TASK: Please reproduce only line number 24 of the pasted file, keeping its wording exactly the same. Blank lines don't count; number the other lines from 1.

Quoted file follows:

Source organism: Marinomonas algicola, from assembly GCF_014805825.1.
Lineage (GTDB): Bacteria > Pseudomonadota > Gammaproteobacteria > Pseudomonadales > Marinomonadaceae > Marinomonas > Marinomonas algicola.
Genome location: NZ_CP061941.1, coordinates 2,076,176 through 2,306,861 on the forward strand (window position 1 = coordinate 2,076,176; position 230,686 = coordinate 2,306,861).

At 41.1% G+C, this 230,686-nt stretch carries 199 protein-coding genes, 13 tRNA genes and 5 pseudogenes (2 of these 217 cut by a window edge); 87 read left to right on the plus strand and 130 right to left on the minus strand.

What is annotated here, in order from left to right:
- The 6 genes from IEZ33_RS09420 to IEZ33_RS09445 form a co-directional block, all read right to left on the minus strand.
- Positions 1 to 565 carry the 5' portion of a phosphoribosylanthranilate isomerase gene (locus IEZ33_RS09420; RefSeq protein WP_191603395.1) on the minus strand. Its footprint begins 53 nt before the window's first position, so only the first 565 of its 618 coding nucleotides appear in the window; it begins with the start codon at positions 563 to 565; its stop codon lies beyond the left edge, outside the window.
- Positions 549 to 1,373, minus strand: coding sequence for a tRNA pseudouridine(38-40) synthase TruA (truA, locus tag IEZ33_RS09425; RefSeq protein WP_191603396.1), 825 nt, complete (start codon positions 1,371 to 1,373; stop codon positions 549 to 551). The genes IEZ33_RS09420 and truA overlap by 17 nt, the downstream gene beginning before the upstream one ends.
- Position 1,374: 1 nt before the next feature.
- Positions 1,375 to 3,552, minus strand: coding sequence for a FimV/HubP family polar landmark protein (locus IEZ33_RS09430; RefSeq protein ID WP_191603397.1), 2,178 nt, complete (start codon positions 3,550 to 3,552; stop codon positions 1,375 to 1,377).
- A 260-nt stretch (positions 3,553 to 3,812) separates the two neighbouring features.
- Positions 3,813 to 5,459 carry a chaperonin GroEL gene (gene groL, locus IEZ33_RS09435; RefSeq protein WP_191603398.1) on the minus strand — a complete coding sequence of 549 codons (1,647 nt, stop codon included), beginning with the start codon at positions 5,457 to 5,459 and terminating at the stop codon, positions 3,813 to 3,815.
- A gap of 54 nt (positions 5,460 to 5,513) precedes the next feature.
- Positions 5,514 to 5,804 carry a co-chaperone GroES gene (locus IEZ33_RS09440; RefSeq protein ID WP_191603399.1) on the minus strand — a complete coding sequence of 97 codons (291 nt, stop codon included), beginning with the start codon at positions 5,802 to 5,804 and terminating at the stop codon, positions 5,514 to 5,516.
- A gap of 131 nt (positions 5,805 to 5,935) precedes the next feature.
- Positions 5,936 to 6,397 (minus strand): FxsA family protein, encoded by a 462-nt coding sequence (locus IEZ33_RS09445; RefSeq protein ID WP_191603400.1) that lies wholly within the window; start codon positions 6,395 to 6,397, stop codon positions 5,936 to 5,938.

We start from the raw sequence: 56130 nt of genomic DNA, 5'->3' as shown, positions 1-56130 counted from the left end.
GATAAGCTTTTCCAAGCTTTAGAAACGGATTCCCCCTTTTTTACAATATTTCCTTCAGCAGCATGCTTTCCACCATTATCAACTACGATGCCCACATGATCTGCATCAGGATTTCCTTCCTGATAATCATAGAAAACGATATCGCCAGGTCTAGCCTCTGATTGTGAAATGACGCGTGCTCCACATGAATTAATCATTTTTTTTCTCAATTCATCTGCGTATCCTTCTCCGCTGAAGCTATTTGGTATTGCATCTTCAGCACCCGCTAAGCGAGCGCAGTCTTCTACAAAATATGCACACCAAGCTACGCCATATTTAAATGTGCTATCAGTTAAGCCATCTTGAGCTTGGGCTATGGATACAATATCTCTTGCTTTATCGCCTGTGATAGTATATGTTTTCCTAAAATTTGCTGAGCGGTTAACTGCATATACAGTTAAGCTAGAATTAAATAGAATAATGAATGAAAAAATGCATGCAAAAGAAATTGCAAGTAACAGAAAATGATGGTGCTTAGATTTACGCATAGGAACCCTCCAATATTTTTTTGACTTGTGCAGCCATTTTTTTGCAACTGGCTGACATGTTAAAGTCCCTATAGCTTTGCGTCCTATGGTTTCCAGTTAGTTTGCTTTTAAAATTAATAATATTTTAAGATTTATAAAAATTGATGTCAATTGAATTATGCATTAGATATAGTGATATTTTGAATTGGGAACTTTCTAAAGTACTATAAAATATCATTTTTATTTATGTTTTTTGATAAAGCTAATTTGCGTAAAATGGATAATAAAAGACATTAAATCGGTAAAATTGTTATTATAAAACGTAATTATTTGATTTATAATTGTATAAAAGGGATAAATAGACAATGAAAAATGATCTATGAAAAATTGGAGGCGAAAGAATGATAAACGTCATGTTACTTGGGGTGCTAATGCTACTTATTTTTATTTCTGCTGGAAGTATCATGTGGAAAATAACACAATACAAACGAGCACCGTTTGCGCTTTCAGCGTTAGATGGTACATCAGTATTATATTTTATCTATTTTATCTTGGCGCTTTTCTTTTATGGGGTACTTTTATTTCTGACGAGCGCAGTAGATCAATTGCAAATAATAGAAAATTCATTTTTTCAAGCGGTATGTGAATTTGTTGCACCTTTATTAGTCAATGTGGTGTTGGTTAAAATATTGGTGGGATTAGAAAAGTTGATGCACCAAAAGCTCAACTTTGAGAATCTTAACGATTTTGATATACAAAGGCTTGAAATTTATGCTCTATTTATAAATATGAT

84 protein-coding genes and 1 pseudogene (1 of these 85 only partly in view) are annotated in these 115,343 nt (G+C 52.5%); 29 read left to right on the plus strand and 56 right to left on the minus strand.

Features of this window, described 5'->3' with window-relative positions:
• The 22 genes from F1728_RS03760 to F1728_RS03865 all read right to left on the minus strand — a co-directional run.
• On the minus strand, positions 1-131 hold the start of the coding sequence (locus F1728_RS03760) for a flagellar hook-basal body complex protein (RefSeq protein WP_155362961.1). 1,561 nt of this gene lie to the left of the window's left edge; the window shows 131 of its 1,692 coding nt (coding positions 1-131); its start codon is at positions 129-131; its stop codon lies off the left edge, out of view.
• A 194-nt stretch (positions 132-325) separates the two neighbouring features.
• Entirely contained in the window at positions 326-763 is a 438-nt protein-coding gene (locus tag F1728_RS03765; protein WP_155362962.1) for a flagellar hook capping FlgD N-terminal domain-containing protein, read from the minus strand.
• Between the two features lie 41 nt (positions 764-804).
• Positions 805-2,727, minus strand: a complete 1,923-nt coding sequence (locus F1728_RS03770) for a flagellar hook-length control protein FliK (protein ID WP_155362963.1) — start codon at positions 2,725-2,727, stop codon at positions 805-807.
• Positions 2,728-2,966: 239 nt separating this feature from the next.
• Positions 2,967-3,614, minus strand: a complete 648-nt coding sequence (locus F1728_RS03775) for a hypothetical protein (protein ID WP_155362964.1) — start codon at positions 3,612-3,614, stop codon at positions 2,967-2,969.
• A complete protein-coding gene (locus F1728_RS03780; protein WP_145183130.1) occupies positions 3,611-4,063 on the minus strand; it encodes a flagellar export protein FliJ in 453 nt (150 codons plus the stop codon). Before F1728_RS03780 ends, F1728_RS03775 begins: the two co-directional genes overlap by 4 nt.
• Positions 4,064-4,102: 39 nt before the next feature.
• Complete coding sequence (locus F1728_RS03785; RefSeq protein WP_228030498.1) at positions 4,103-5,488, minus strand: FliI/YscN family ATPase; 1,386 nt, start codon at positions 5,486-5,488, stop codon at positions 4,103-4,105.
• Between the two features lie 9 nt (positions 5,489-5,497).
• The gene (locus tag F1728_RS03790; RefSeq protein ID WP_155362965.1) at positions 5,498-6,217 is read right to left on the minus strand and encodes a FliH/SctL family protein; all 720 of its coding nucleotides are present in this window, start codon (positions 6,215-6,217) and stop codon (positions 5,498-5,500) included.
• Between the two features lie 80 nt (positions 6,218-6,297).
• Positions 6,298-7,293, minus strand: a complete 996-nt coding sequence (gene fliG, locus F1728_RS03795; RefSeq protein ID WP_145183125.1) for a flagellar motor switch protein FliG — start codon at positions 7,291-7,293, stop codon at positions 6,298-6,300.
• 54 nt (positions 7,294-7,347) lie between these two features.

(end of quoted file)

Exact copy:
• Entirely contained in the window at positions 326-763 is a 438-nt protein-coding gene (locus tag F1728_RS03765; protein WP_155362962.1) for a flagellar hook capping FlgD N-terminal domain-containing protein, read from the minus strand.